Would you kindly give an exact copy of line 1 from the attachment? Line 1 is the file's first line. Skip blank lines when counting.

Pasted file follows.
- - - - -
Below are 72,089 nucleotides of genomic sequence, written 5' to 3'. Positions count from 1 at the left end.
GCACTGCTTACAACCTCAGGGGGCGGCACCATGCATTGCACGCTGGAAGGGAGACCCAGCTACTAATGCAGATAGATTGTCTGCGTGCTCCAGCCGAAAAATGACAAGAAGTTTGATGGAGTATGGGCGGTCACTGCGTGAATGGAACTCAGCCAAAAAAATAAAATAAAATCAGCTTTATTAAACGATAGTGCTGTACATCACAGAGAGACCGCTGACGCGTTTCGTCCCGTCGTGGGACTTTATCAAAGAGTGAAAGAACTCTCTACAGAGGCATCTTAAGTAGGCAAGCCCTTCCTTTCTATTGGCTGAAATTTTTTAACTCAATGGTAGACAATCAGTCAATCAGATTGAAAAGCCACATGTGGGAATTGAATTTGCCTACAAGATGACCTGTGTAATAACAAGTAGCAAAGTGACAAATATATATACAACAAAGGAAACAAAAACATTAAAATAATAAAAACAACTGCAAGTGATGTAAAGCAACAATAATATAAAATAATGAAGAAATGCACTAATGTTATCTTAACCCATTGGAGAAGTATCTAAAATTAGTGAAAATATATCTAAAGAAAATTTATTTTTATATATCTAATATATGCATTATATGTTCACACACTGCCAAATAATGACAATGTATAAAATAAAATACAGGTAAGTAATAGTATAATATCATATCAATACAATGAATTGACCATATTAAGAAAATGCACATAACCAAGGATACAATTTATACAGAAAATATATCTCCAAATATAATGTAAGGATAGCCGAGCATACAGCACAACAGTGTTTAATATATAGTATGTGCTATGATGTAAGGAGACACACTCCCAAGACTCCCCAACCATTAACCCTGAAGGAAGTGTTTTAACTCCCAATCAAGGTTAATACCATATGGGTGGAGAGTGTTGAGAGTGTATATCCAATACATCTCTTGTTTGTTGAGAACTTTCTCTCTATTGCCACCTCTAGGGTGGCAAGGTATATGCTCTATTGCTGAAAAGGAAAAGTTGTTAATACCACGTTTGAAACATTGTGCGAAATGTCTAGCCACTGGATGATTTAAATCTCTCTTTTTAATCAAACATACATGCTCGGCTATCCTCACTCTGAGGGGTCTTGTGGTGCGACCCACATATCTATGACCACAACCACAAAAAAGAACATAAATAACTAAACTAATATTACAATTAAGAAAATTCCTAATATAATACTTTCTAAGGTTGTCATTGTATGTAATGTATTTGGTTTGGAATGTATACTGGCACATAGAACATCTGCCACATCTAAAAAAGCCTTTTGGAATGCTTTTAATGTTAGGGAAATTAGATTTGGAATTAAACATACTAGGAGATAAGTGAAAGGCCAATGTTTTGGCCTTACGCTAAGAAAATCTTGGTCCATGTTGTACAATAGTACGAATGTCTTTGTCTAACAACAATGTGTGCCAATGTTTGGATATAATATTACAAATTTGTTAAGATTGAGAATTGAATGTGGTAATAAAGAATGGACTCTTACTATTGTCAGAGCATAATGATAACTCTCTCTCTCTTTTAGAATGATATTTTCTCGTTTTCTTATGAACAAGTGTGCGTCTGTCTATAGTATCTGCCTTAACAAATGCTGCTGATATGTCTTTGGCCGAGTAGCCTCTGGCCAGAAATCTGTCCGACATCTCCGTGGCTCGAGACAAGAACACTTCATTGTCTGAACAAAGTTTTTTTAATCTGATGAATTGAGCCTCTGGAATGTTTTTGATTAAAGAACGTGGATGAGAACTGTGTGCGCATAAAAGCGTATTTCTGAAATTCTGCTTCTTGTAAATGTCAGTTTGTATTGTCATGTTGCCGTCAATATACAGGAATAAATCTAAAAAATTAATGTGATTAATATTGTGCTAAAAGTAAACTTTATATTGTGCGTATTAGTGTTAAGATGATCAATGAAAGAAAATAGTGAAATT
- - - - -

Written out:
Below are 72,089 nucleotides of genomic sequence, written 5' to 3'. Positions count from 1 at the left end.